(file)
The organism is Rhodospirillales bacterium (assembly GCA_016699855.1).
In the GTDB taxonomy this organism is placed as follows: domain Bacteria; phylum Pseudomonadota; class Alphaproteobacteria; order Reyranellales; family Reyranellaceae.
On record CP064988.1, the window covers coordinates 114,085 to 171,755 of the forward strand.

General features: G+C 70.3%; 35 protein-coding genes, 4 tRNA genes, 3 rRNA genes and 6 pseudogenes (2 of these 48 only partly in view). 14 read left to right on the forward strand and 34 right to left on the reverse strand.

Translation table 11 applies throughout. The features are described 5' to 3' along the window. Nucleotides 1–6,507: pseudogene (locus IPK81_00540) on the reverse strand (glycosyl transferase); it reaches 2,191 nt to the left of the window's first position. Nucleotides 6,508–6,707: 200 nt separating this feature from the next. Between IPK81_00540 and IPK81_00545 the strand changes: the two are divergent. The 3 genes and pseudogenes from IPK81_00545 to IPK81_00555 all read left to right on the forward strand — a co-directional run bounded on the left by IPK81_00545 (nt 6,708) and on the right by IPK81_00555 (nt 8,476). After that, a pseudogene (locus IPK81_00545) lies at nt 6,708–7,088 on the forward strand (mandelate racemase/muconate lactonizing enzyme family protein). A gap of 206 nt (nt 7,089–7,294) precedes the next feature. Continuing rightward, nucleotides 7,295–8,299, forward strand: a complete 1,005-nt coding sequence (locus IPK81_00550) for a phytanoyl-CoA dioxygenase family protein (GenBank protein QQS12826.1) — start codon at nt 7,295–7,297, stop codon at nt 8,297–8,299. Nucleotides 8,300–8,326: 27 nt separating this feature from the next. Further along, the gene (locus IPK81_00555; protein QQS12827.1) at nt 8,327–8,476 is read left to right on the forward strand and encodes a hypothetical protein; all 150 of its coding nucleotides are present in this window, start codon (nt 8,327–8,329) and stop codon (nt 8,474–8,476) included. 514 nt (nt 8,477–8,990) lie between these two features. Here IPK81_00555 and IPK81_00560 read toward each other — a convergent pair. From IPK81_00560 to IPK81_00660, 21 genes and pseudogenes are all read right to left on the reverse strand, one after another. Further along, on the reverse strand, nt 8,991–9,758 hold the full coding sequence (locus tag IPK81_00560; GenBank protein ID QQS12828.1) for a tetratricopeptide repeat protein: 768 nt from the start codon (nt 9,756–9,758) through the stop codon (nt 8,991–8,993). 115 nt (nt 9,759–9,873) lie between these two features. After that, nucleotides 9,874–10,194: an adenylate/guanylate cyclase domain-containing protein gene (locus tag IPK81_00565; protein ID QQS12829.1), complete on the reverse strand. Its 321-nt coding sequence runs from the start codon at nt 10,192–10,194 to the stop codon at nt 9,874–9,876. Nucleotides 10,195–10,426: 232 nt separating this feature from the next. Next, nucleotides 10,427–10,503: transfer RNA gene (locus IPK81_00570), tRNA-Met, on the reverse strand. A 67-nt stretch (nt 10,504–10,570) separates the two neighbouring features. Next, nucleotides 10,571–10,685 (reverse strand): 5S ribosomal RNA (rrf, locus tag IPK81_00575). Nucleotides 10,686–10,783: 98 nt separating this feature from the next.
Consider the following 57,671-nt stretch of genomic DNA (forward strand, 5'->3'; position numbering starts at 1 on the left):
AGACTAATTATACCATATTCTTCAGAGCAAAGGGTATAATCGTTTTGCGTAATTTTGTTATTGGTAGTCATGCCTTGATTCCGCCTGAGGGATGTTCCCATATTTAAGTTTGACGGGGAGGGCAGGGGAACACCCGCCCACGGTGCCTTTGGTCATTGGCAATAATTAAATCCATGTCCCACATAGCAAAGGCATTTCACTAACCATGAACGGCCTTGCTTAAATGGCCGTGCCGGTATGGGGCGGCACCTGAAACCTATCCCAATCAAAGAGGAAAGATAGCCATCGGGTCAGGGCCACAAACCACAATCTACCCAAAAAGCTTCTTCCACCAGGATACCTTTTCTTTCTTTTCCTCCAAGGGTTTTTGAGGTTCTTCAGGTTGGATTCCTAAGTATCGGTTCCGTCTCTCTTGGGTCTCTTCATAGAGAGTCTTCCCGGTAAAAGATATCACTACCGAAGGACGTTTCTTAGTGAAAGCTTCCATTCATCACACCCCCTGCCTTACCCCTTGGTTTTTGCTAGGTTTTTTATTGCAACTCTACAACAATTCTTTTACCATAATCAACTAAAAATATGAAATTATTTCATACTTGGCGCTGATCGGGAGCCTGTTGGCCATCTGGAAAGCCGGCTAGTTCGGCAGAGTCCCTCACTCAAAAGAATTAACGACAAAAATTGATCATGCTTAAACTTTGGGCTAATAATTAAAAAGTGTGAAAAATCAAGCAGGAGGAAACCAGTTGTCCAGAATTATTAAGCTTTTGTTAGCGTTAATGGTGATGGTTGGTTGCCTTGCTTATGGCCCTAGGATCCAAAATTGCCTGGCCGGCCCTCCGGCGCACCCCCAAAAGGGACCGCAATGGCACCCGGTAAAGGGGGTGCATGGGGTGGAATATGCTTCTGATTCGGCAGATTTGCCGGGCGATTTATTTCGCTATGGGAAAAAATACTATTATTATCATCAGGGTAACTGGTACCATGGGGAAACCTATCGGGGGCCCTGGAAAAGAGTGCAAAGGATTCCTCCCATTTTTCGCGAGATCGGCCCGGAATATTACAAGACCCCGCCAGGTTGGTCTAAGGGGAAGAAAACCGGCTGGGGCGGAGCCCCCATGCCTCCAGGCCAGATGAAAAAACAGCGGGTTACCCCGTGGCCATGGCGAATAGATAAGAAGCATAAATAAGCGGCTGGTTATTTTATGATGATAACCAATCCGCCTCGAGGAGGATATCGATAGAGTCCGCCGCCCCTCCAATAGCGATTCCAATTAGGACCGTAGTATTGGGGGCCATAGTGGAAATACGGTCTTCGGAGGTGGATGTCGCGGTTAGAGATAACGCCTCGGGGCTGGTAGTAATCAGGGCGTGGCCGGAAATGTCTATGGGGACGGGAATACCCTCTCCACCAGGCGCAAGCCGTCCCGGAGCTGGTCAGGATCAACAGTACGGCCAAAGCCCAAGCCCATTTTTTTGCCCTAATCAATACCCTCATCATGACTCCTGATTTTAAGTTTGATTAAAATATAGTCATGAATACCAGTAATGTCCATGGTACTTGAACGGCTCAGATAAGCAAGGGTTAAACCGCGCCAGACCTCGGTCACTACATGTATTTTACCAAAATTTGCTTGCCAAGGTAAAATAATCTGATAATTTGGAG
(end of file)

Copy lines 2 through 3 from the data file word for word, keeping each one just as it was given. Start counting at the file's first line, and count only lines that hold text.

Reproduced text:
In the GTDB taxonomy this organism is placed as follows: domain Bacteria; phylum Pseudomonadota; class Alphaproteobacteria; order Reyranellales; family Reyranellaceae.
On record CP064988.1, the window covers coordinates 114,085 to 171,755 of the forward strand.